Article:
June 29, 2017

Copyright and Fair Use

New Bills Would Let President, not Librarian of Congress, Name Copyright Register

A bill empowering the president to appoint the next Register of Copyrights, which would effectively remove jurisdiction over the position from the Librarian of Congress, sailed through the House of Representatives 378–48 on April 26 and will now continue to the Senate. The Register of Copyrights Selection and Accountability Act, also known as HR 1695, was introduced on March 23, and would make the Register—who has traditionally been appointed by the Librarian of Congress—a presidential appointment, with the advice and consent of the senate.

Impactstory Launches Browser Extension for OA Discovery

Nonprofit altmetrics pioneer Impactstory has launched Unpaywall, a free extension for Google Chrome and Firefox browsers that helps users obtain free full text copies of open access (OA) research papers.

New Mexico Librarians Use Lyric Analysis To Examine Indigenous Hip-Hop

Delores Tucker is often remembered for her criticism of “gangsta rap,” but she can also be credited with prompting a new form of hip-hop scholarship. In 1997 the activist and politician used several Tupac Shakur lyrics to issue a multimillion-dollar lawsuit against the artist’s estate. Teresa Neely, then a doctoral student, heard the news and recognized the lyrics as being taken out of context. To her it was a sign that Shakur’s words needed to be studied as a whole to be understood.

Urban Librarians Unite Conference Proposes Advocacy, Activism

The theme of the Urban Librarians Unite (ULU) 2017 Conference, held at Brooklyn Public Library’s Central Library on April 7, was Dangerous Librarianship—an appropriate designation for a librarians challenging the status quo. Some 186 librarians from the New York metro area and beyond—including attendees from Massachusetts, Arizona, and California—gathered to share and learn about advocacy, social justice, alternative service models, privacy, leadership, and more.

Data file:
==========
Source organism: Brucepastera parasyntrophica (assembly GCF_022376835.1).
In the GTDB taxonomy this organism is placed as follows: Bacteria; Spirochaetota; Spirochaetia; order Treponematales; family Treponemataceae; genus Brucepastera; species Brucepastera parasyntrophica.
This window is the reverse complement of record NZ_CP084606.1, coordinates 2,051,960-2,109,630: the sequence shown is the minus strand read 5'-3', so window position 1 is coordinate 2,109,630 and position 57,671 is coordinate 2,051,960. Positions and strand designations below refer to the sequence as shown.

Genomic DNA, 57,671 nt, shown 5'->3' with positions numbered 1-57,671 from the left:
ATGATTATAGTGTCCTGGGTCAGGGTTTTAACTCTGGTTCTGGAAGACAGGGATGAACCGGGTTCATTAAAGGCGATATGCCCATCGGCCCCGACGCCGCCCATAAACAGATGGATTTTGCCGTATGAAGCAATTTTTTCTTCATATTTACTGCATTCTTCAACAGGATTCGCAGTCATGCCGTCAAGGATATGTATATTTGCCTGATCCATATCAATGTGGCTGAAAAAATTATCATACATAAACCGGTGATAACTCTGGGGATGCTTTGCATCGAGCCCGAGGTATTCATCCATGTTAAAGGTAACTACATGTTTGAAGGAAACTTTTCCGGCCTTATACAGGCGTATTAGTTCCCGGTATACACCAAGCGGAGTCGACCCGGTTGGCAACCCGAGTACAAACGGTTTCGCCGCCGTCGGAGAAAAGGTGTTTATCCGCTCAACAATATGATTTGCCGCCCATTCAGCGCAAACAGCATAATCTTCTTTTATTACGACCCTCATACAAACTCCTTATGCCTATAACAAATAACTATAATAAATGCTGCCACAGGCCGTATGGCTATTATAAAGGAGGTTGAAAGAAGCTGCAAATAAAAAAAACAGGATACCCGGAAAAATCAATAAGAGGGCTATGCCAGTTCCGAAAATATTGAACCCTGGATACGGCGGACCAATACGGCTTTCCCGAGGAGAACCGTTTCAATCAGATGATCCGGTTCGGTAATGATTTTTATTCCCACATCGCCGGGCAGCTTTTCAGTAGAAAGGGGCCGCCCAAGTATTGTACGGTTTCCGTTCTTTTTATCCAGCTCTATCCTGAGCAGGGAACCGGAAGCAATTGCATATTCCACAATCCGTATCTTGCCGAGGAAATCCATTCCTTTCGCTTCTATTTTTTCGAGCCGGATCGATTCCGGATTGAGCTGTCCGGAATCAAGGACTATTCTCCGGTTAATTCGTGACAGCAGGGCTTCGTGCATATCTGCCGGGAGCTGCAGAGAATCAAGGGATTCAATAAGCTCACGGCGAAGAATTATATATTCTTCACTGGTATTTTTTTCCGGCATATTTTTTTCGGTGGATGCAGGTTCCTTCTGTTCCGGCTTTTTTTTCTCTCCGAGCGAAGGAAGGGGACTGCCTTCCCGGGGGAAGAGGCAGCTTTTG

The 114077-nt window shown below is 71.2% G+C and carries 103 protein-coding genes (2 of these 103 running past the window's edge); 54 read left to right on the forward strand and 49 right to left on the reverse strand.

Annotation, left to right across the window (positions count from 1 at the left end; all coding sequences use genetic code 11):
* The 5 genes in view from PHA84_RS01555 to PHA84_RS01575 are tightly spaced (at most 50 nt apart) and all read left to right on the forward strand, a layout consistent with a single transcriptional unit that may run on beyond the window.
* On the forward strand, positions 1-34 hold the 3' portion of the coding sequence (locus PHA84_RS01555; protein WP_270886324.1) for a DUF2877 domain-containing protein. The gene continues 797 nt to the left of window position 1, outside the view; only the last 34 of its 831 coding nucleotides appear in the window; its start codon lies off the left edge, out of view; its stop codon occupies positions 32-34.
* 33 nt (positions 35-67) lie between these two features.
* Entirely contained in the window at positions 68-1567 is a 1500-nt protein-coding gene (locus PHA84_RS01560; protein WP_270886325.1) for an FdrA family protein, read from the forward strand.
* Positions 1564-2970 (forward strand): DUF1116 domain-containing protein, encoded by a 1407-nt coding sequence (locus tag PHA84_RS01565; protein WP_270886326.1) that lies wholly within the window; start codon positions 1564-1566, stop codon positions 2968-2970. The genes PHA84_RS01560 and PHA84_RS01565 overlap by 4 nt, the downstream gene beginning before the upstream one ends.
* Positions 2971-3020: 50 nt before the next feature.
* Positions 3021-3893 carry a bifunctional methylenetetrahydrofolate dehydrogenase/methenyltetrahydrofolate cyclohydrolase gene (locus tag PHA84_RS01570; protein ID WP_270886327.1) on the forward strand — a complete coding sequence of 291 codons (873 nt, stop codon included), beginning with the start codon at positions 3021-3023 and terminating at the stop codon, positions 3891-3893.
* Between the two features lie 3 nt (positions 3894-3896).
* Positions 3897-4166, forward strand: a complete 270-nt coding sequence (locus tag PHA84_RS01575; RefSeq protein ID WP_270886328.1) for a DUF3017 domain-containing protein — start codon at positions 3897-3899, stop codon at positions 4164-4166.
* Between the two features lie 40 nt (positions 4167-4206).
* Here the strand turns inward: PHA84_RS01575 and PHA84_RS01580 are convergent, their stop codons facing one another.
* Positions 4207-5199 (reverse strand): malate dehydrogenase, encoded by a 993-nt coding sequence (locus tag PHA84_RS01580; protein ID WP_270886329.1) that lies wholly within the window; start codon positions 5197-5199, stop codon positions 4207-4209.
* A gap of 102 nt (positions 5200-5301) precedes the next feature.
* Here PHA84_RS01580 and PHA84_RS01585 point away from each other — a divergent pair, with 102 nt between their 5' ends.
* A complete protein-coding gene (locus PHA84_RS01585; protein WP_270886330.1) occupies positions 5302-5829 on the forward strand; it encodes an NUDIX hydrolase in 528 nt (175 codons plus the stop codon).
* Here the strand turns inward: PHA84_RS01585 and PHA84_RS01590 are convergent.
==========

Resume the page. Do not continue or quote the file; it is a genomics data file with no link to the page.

Library Experts Weigh in On Next Register of Copyrights

In the wake of the October 29 resignation of Maria Pallante, the former Register of Copyrights, the Library of Congress (LC) has put out a call to the public for input on the expertise needed by the next Register of Copyrights. (On January 17, Pallante will join the Association of American Publishers as president and CEO). The survey, posted on the LC website on December 16, invites the public to answer a series of questions about the knowledge, skills, abilities, and priorities that the incoming Register should possess.

VHS Copyright and Due Diligence | Field Reports

In the mid-1970s, the advent of the VHS format revolutionized the ability of libraries to collect and loan film. Now, collections developed during the 25-plus years of the format’s dominance present an impending crisis.

EU Court: Treat Ebooks like Print Books

The Court of Justice of the European Union (CJEU) has been making some interesting decisions that could affect libraries. A few weeks ago, it was liability for hyperlinking; this week it’s about ebooks and lending.

Hayden, Marx in Conversation at NYPL

On Halloween night, Friends and trustees of New York Public Library (NYPL) got a treat that didn’t require a costume: Librarian of Congress Carla Hayden and NYPL President Tony Marx sat down together for a lively hour-long discussion of research, preservation, digitization, Hayden’s plans for the Library of Congress (LC), and the influence of Hamilton.

The Right to Link is Challenged Under EU Law

The Court of Justice of the European Union (CJEU), the chief judicial authority of the European Union, on September 8 issued a landmark ruling in a case called GS Media v. Sanoma (C-160/15), concerning hyperlinking and potential copyright infringement. This interesting case expands upon a theme that has been present in Europe for some time—a copyright crackdown on linking, news snippets, and other content.

Pallante Resignation May Indicate New Approach at Copyright Office

On Monday, October 24, Register of Copyrights Maria Pallante declined a reassignment and resigned from the Library of Congress (LC). Pallante had sought to have the copyright office removed from LC oversight.